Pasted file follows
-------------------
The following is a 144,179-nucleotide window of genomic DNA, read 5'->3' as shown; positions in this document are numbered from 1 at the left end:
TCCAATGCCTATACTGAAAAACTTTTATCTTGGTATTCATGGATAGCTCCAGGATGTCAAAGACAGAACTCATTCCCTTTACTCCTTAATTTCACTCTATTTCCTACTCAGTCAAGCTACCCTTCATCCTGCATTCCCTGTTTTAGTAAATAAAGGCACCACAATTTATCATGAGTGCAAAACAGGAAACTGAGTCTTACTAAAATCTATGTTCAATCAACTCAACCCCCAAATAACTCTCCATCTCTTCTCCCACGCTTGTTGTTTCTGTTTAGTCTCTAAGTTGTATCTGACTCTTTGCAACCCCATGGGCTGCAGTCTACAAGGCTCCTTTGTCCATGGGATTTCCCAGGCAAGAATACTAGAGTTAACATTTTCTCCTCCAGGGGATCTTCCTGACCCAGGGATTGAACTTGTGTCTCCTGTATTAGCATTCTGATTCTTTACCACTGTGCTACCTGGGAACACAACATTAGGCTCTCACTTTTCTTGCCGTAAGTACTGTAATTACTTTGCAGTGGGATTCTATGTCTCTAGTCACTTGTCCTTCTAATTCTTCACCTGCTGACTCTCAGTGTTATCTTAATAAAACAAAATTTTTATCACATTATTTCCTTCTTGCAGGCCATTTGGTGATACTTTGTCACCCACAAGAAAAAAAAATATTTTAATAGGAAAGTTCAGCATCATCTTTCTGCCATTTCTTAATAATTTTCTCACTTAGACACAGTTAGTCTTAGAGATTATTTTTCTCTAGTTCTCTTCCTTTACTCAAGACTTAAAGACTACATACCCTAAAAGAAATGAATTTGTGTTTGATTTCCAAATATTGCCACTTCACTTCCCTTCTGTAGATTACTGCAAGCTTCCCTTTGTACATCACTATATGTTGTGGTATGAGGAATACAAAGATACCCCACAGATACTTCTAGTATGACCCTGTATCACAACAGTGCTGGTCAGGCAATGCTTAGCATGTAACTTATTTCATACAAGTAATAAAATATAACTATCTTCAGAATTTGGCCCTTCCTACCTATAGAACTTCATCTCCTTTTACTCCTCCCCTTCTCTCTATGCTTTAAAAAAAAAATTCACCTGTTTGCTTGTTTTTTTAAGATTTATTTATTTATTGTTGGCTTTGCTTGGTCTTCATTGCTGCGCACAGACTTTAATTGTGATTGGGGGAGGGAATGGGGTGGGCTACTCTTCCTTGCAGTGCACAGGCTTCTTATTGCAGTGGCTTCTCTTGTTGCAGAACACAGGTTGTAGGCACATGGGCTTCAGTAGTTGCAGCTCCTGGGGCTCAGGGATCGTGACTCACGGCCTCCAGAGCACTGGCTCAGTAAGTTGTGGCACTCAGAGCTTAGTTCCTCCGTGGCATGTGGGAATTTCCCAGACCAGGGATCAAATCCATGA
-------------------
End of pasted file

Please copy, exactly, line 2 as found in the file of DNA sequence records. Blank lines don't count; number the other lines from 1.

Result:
TCCAATGCCTATACTGAAAAACTTTTATCTTGGTATTCATGGATAGCTCCAGGATGTCAAAGACAGAACTCATTCCCTTTACTCCTTAATTTCACTCTATTTCCTACTCAGTCAAGCTACCCTTCATCCTGCATTCCCTGTTTTAGTAAATAAAGGCACCACAATTTATCATGAGTGCAAAACAGGAAACTGAGTCTTACTAAAATCTATGTTCAATCAACTCAACCCCCAAATAACTCTCCATCTCTTCTCCCACGCTTGTTGTTTCTGTTTAGTCTCTAAGTTGTATCTGACTCTTTGCAACCCCATGGGCTGCAGTCTACAAGGCTCCTTTGTCCATGGGATTTCCCAGGCAAGAATACTAGAGTTAACATTTTCTCCTCCAGGGGATCTTCCTGACCCAGGGATTGAACTTGTGTCTCCTGTATTAGCATTCTGATTCTTTACCACTGTGCTACCTGGGAACACAACATTAGGCTCTCACTTTTCTTGCCGTAAGTACTGTAATTACTTTGCAGTGGGATTCTATGTCTCTAGTCACTTGTCCTTCTAATTCTTCACCTGCTGACTCTCAGTGTTATCTTAATAAAACAAAATTTTTATCACATTATTTCCTTCTTGCAGGCCATTTGGTGATACTTTGTCACCCACAAGAAAAAAAAATATTTTAATAGGAAAGTTCAGCATCATCTTTCTGCCATTTCTTAATAATTTTCTCACTTAGACACAGTTAGTCTTAGAGATTATTTTTCTCTAGTTCTCTTCCTTTACTCAAGACTTAAAGACTACATACCCTAAAAGAAATGAATTTGTGTTTGATTTCCAAATATTGCCACTTCACTTCCCTTCTGTAGATTACTGCAAGCTTCCCTTTGTACATCACTATATGTTGTGGTATGAGGAATACAAAGATACCCCACAGATACTTCTAGTATGACCCTGTATCACAACAGTGCTGGTCAGGCAATGCTTAGCATGTAACTTATTTCATACAAGTAATAAAATATAACTATCTTCAGAATTTGGCCCTTCCTACCTATAGAACTTCATCTCCTTTTACTCCTCCCCTTCTCTCTATGCTTTAAAAAAAAAATTCACCTGTTTGCTTGTTTTTTTAAGATTTATTTATTTATTGTTGGCTTTGCTTGGTCTTCATTGCTGCGCACAGACTTTAATTGTGATTGGGGGAGGGAATGGGGTGGGCTACTCTTCCTTGCAGTGCACAGGCTTCTTATTGCAGTGGCTTCTCTTGTTGCAGAACACAGGTTGTAGGCACATGGGCTTCAGTAGTTGCAGCTCCTGGGGCTCAGGGATCGTGACTCACGGCCTCCAGAGCACTGGCTCAGTAAGTTGTGGCACTCAGAGCTTAGTTCCTCCGTGGCATGTGGGAATTTCCCAGACCAGGGATCAAATCCATGA